Know Your Lore: Warcraft: Durotan and the Warcraft movie
Forget everything you ever knew about Warcraft. I imagine that’s essentially what Christie Golden had to do when she began work on Warcraft: Durotan, the movie prequel novel that hit the shelves earlier this week. And I can’t imagine that was especially easy, given that Golden has been responsible for a gigantic chunk of Warcraft‘s vast array of novels out there — including Rise of the Horde, the tale of the formation of the Horde, and the corruption of the Orcish race.
This week’s Know Your Lore is a little different in that aspect — one part book review, one part examination of just how much has changed between the cinematic presentation of Warcraft, and what we already know from the game. Please note: This is a spoiler-free review and discussion.
I wasn’t actually sure why we needed a prequel for the movie until I sat down and read it in full — and believe me, it’s absolutely required. First things first: Forget everything you ever knew about Warcraft. That’s the best advice I can offer to those planning to see the movie, particularly those with a vested interest in the lore. Durotan features some fundamental changes in the lore as we know it.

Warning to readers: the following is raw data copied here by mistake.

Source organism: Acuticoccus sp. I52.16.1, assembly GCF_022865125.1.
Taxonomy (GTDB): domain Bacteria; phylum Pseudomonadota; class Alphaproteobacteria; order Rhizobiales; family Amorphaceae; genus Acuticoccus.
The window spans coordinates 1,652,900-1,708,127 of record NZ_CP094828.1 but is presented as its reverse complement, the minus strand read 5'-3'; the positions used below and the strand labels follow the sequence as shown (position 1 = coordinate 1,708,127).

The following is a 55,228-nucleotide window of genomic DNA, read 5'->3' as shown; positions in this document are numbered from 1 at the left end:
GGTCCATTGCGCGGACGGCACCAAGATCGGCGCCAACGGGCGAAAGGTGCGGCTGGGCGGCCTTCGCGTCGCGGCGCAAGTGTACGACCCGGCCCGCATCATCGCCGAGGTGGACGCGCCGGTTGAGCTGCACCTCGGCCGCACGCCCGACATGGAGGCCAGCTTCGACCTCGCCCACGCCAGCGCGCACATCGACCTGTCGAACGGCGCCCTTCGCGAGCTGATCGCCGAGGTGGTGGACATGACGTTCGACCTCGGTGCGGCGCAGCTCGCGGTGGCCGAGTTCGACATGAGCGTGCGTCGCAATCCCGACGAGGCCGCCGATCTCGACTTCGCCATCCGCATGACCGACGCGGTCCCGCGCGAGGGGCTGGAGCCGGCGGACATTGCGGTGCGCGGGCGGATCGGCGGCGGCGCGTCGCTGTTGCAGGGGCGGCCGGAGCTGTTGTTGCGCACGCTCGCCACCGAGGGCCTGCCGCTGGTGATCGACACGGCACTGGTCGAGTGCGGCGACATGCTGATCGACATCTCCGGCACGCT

But that’s not a bad thing.
Warcraft‘s story is over twenty years old. Sure, we as players know all about the history of Draenor, about the corruption of the Orcs, about the slaughter of the Draenei, about the convoluted history between Ner’zhul and Gul’dan, the opening of the Dark Portal, Kil’jaeden, Medivh, and everything poured into that original First War. But your average movie-goer does not, and to try and present the entirety of that complex universe in one two-hour film would have been an exercise in impossibility.
So they didn’t. Instead, what appears to have happened is a distillation of Warcraft, a new look at a story that’s very, very old at this point, and a paring down of the complex into something more easily understood. The reason why I say, and keep saying, forget everything you ever knew about Warcraft is that you really don’t need it here. The story has changed in some ways, but the essence of that story is exactly the same.
And for people that have a vested interest in lore and a really strong grasp on what happened when and who corrupted whom and which clans were prevalent during that time period – forget all that. Just forget it. If you try and concentrate on what has changed, you’re going to completely distract yourself from the story that’s playing out right in front of you – and it’s a good one. It’s a really good one.